This is a classical answer I get from Calvinists when cannot answer the obvious logical inconsistencies ‘ God’s thoughts are not our thoughts’ . But why don’t we apply this verse to the passages dealing with the election and predestination?? To me it would seem more reasonable because we wouldn’t have to change the Biblical picture of God who wants to save ALL people into a celestial monster who purposefully creates people for hell so that his glory would be maximized?

Why be selective and apply to the passages that go against Calvinistic view?? Why not the other way around?

Gary Bisaga (aka fool4jesus) said...

In fact, predestination is not particularly hard to understand. It's difficult sometimes to square with my emotions, and I don't perfectly see how it meshes with free will, but that doesn't mean it's totally incomprehensible. Besides, even if it was, how would that make me free to simply jettison it?

Joca said...

To me it doesn’t square only with one’s emotion, but it doesn’t square with the logic and, what is most importantly with an overall picture of God presented in the Bible.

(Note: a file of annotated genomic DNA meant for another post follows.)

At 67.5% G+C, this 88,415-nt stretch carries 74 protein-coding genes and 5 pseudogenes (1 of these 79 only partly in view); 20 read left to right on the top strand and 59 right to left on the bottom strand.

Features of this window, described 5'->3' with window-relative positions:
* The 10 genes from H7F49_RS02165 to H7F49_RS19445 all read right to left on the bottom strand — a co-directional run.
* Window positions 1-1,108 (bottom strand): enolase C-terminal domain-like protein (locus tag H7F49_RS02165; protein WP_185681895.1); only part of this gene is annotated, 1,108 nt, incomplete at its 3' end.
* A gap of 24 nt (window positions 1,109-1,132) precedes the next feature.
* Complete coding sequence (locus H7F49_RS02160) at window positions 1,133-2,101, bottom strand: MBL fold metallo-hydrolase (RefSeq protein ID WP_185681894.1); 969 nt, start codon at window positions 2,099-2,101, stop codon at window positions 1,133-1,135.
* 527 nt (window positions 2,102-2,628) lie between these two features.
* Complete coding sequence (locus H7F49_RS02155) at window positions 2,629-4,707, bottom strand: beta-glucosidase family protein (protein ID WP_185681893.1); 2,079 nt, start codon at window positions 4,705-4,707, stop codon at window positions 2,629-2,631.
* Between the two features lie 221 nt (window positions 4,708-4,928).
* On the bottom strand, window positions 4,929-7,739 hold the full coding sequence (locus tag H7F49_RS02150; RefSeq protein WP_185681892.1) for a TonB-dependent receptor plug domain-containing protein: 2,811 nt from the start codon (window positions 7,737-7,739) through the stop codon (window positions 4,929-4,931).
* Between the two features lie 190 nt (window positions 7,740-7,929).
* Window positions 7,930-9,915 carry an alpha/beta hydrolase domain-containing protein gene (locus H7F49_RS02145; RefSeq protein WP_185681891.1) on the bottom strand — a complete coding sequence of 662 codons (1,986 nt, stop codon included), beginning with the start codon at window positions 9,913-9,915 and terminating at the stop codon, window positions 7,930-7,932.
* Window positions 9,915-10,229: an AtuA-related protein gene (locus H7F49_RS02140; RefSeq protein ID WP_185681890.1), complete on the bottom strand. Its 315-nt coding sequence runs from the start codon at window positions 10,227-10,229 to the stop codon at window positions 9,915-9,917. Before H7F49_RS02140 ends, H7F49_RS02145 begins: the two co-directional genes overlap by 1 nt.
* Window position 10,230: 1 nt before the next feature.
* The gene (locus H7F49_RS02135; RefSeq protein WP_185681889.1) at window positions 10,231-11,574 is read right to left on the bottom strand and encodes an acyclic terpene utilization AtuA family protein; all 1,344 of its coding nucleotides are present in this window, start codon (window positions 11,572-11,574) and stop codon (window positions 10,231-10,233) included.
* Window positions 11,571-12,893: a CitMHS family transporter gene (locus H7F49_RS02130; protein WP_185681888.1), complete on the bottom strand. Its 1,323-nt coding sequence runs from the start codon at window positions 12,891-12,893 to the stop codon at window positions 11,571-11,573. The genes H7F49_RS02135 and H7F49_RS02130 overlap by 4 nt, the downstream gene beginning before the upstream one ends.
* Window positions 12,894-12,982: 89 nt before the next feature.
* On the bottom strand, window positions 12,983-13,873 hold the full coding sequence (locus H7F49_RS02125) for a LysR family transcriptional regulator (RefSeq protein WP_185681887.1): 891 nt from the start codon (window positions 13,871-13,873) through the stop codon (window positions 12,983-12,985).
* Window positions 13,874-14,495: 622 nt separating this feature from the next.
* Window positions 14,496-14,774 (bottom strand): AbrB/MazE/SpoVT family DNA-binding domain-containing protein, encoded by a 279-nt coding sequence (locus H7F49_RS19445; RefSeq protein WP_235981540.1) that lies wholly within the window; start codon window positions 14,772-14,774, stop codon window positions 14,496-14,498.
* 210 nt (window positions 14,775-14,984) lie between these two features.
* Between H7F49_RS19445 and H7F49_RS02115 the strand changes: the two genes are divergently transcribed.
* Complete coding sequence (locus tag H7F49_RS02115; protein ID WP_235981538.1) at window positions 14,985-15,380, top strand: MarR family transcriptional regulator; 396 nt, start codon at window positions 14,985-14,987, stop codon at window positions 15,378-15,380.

Again, should I change the Biblical picture of God based on few passages that could also have an alternative explanation. Even if they don’t, shouldn’t be safer to say, with Peter there are some hard things to understand written by Paul and others than to jump to a conclusion that God created evil, then gave a solution for it by creating and then burning people in hell. No, that’s not the God we find in the Bible.

While you say ‘God’s ways are not our ways’ Paul says we have the mind of Christ, which means, we can understand who God is and what He is like, and He is not the celestial monster.

God bless

Gary Bisaga (aka fool4jesus) said...

Joca, all I can suggest is that I believe a reading of the Bible as a whole leads me to believe that God does not exist for our benefit. It's not all, as they say, "all about us." You seem to have a different reading of the "overall picture of God."

Joca said...

Thanks for your note. The phrase ‘it’s all about God’ has been used in many different context. I believe that God is the main character in the Bible no doubt about it
As I read the Bible I see from cover to cover that the most predominant picture and attribute of God is love. John says ”… God is love”, (1 John 4:8)- everything that has been said and written about God is exactly that, God is love.